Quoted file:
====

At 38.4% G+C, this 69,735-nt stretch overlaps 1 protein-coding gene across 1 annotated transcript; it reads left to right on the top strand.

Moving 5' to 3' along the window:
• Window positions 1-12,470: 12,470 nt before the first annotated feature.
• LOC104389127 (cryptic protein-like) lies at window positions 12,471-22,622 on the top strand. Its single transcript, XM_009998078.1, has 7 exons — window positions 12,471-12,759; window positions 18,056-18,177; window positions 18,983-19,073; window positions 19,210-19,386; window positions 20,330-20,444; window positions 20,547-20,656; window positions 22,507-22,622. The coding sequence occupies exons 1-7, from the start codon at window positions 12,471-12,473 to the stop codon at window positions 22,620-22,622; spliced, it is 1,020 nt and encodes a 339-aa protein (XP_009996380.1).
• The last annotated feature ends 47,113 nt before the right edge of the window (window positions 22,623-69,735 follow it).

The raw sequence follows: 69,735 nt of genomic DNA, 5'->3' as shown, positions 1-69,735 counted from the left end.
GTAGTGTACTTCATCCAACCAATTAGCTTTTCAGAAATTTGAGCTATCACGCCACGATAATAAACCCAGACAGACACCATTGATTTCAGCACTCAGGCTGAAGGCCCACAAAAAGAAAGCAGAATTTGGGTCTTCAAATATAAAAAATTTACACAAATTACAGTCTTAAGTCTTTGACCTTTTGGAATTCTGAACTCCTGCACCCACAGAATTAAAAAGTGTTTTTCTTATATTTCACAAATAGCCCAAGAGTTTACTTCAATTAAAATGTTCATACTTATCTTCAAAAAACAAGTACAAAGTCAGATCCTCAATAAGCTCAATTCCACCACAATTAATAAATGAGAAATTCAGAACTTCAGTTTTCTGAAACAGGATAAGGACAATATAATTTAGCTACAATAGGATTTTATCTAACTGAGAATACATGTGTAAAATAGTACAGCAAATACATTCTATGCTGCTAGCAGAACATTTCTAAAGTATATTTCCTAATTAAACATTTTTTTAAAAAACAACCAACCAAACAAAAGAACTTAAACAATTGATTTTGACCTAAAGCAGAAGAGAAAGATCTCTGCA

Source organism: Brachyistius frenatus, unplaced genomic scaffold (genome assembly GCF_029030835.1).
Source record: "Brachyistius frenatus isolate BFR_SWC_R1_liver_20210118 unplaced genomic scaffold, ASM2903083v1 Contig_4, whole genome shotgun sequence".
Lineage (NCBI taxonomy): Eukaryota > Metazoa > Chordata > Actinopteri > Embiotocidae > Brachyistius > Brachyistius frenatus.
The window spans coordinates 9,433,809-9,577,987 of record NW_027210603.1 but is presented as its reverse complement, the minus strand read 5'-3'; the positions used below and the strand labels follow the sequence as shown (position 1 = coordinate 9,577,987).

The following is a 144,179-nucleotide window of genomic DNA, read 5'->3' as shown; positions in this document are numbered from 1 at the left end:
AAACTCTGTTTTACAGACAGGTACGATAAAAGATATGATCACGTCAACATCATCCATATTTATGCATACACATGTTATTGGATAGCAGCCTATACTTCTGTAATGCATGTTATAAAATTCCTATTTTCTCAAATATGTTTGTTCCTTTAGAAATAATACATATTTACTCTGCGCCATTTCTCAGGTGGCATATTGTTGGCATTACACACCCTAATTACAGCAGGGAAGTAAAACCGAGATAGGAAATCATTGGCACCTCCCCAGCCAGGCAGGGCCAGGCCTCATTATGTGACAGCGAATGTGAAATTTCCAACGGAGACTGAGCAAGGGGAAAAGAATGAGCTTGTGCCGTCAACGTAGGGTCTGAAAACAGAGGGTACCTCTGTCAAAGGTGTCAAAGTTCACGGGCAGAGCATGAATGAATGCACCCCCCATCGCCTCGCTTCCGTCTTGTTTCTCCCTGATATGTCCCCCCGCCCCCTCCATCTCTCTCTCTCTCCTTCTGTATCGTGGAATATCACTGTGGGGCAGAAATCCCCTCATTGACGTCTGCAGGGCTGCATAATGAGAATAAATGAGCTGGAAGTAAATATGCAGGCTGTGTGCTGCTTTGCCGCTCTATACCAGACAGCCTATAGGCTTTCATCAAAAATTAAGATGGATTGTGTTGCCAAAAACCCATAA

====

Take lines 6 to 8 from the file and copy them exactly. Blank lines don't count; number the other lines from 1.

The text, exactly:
The raw sequence follows: 69,735 nt of genomic DNA, 5'->3' as shown, positions 1-69,735 counted from the left end.
GTAGTGTACTTCATCCAACCAATTAGCTTTTCAGAAATTTGAGCTATCACGCCACGATAATAAACCCAGACAGACACCATTGATTTCAGCACTCAGGCTGAAGGCCCACAAAAAGAAAGCAGAATTTGGGTCTTCAAATATAAAAAATTTACACAAATTACAGTCTTAAGTCTTTGACCTTTTGGAATTCTGAACTCCTGCACCCACAGAATTAAAAAGTGTTTTTCTTATATTTCACAAATAGCCCAAGAGTTTACTTCAATTAAAATGTTCATACTTATCTTCAAAAAACAAGTACAAAGTCAGATCCTCAATAAGCTCAATTCCACCACAATTAATAAATGAGAAATTCAGAACTTCAGTTTTCTGAAACAGGATAAGGACAATATAATTTAGCTACAATAGGATTTTATCTAACTGAGAATACATGTGTAAAATAGTACAGCAAATACATTCTATGCTGCTAGCAGAACATTTCTAAAGTATATTTCCTAATTAAACATTTTTTTAAAAAACAACCAACCAAACAAAAGAACTTAAACAATTGATTTTGACCTAAAGCAGAAGAGAAAGATCTCTGCA

Source organism: Brachyistius frenatus, unplaced genomic scaffold (genome assembly GCF_029030835.1).